To claim that hunter-gatherers perceive their environment as a “wilderness” ―in contrast to a domesticity that one would be hard put to define― is to deny that they are aware that, in the course of time, they modify the local ecology by their techniques of subsistence. Over recent years, for example, Aboriginals have been protesting to the Australian government against its use of the term “wilderness” to qualify the territories that they occupy and by so doing frequently justifying the creation of natural reserves that they do not want. The notion of a “wilderness,” with all its connotations of terra nullius, of an original and preserved naturalness, an ecosystem to be protected against the degradations liable to be introduced by human beings, certainly runs contrary to the Aboriginals’ own concept of the environment and the multiple relations that they have established with it, and above all it ignores the subtle transformations that they have produced in it.
Hutchins (1995), `Cognition in the Wild’ Detailed study of the organisational and material aspects of navigation on a navy vessel. Not ANT – this study is located within a cognitive anthropology/distributed cognition framework – but similar in many ways in its crossing of allegedly obvious boundaries between the human and the non-human.
Latour (1988), `Mixing humans and nonhumans together: The sociology of a door-closer’ Latour, writing as Jim Johnson, performs a rather humorous introduction to key concerns of ANT. > Why pseudonym? See footnote. > More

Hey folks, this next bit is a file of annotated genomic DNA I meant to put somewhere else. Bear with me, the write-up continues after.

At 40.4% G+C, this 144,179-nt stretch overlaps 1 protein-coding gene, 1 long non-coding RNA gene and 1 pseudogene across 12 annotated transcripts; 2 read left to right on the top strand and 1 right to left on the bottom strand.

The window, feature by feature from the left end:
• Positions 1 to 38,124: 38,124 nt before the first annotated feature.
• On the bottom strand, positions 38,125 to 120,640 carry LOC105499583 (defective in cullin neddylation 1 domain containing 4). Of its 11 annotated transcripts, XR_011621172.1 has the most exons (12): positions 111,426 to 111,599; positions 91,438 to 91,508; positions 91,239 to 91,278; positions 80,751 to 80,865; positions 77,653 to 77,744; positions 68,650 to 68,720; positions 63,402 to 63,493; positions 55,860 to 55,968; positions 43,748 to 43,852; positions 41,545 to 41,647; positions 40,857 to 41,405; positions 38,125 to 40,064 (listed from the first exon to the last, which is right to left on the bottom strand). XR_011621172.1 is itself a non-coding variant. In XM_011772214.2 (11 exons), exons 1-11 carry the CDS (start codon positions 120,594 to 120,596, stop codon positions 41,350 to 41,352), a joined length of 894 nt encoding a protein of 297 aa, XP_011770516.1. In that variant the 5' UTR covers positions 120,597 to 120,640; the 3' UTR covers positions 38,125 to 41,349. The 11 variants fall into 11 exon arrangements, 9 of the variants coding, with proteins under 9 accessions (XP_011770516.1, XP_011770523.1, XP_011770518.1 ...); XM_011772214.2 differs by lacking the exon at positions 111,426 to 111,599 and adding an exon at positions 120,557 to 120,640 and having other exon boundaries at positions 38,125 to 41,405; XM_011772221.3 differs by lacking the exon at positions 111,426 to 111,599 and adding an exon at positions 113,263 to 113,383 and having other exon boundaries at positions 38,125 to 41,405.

Latour (1991), `Technology is Society Made Durable’ How is society sustained if networks are precarious? The answer lies in the different durability of different materials. Technologies embody social relations: they may be understood as translations of those relations into different material forms.
Latour (1992), `Where are the Missing Masses? Sociology of a Few Mundane Artefacts’ There are no purely ‘social’ relations. Instead, there are ‘socio-technical’ relations, embedded in and performed by a whole range of different materials, human, technical, ‘natural’, textual.
Law and Mol (1995), `Notes on Materiality and Sociality’ Explores a semiotic understanding of materiality: that it is a product of relations between entities which thereby achieve their material form. Traces this through actor-network theory to the less coherent materialities which are implied in the postructuralist fragmentation that follows the ‘loss’ of grand narrative.
Suchman (2000), `Organizing Alignment: a Case of Bridge Building’ Explores the human and non-human engineering work and practices involved in the design of a bridge.
Winance (1999), `Trying out the Wheelchair: the Mutual Shaping of People and Devices Through Adustment’ Carefully explores the way in which a person with muscular dystrophy and a wheelchair are mutually adgusted to produce an assemblage which departs from both in their initial conditions.